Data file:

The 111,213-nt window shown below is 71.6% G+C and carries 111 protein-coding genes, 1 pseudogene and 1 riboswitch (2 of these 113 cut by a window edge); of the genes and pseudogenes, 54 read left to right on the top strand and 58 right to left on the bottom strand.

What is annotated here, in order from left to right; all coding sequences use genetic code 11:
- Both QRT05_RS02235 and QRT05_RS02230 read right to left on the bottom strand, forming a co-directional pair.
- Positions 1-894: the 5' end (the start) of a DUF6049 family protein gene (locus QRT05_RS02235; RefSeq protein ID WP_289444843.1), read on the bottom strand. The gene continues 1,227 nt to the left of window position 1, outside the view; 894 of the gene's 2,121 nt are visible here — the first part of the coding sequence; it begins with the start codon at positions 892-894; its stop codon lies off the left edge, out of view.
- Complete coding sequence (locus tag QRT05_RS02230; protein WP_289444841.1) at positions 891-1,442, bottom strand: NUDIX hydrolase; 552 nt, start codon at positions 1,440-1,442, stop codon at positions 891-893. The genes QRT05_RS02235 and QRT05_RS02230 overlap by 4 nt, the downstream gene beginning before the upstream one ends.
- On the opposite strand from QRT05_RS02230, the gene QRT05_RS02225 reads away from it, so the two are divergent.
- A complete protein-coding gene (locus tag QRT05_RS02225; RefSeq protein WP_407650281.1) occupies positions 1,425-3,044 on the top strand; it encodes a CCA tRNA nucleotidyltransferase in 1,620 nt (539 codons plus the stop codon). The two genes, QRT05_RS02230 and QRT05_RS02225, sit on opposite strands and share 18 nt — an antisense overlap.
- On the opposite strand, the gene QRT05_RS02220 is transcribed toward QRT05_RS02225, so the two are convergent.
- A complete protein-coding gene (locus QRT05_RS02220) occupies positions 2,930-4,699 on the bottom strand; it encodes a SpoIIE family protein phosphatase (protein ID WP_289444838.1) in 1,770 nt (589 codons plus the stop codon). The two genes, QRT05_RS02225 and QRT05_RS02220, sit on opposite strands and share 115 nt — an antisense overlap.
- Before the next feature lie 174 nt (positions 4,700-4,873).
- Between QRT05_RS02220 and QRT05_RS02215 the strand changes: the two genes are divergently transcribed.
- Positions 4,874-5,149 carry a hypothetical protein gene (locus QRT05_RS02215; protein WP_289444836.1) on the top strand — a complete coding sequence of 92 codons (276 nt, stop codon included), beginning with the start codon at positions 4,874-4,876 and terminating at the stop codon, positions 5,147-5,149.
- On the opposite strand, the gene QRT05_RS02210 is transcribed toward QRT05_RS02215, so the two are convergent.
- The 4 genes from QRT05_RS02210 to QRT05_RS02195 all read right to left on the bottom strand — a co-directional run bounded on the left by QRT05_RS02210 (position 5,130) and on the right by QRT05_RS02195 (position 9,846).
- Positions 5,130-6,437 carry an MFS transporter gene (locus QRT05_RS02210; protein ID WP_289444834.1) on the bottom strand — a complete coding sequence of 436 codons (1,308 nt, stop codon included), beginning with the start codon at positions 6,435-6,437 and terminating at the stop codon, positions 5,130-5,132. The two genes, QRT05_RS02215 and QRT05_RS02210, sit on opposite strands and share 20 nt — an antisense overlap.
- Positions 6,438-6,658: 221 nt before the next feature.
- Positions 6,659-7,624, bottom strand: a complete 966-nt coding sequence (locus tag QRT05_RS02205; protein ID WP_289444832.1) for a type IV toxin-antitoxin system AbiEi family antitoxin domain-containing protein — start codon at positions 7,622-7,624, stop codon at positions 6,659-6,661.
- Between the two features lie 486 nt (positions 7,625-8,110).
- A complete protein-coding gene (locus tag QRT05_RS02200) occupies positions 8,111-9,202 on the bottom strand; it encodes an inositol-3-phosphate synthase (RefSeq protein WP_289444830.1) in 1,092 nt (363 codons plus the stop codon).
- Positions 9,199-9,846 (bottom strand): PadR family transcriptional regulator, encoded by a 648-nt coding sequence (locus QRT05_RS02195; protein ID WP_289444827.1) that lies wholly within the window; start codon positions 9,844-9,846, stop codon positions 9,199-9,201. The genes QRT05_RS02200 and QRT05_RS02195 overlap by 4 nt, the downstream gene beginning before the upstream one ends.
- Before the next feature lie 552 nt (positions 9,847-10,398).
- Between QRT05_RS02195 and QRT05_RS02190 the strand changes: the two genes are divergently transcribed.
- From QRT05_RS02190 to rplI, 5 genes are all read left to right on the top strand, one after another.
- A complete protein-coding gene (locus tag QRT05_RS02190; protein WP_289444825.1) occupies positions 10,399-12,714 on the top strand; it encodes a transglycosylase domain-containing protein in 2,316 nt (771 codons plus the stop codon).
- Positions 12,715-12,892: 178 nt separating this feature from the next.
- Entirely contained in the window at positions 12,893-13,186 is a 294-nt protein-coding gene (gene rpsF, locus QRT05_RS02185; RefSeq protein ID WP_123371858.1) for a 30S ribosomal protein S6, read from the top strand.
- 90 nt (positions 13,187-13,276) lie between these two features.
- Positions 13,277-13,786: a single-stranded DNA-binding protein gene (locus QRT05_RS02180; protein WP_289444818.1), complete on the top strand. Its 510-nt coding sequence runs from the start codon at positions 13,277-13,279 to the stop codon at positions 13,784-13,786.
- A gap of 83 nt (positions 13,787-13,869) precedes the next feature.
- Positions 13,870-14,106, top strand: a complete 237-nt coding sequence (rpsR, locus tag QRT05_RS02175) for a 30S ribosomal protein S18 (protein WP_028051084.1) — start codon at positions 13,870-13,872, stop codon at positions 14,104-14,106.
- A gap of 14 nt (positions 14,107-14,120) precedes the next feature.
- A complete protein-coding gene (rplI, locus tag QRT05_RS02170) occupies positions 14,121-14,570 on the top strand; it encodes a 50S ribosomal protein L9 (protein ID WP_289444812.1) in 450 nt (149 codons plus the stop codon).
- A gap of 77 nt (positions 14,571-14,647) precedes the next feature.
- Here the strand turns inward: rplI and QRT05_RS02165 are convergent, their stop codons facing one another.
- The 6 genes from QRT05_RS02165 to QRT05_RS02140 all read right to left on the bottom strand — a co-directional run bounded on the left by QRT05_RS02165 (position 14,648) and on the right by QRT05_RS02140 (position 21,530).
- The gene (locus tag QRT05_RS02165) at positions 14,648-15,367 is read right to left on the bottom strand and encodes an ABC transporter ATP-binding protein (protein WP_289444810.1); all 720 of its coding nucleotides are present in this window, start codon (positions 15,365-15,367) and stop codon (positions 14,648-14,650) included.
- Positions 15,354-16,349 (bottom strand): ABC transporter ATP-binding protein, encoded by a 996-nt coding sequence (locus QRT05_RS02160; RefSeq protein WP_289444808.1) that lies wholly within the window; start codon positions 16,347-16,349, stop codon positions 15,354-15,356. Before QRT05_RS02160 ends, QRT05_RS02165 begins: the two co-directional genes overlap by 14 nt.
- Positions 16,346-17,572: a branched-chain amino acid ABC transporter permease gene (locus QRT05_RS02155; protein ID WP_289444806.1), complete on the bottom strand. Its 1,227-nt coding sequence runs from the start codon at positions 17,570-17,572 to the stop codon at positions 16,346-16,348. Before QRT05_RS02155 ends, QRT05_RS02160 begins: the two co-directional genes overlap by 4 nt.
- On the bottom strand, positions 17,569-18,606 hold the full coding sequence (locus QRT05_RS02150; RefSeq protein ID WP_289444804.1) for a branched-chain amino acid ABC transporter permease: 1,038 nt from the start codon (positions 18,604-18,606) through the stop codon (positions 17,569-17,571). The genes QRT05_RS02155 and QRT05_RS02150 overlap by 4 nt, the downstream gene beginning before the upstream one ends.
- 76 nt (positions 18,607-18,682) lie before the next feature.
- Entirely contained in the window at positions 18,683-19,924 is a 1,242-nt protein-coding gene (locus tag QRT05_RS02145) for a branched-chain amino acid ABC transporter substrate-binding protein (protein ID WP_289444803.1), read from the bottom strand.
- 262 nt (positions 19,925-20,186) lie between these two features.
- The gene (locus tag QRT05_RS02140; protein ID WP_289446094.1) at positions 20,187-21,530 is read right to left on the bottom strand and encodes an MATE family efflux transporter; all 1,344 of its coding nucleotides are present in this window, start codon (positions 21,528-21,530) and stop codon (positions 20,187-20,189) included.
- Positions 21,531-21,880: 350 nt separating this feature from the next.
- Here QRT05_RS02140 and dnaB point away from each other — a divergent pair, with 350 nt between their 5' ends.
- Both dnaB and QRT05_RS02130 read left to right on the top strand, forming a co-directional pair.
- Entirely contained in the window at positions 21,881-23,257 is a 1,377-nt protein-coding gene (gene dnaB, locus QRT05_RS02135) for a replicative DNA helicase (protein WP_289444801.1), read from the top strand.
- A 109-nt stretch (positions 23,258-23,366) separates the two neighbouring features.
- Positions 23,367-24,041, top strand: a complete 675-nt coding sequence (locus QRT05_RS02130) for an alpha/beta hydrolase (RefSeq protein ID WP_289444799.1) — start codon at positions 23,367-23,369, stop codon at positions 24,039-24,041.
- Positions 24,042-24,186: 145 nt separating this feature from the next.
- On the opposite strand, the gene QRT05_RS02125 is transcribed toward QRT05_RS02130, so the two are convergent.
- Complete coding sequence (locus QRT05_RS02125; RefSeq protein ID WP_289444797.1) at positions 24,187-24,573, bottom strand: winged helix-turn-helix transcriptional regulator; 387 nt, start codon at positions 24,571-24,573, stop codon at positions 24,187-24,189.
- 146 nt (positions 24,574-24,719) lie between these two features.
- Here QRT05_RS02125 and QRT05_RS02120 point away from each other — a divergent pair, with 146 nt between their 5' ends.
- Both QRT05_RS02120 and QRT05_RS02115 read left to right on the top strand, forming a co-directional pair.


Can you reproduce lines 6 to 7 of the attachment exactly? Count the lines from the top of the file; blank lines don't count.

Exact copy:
- On the opposite strand from QRT05_RS02230, the gene QRT05_RS02225 reads away from it, so the two are divergent.
- A complete protein-coding gene (locus tag QRT05_RS02225; RefSeq protein WP_407650281.1) occupies positions 1,425-3,044 on the top strand; it encodes a CCA tRNA nucleotidyltransferase in 1,620 nt (539 codons plus the stop codon). The two genes, QRT05_RS02230 and QRT05_RS02225, sit on opposite strands and share 18 nt — an antisense overlap.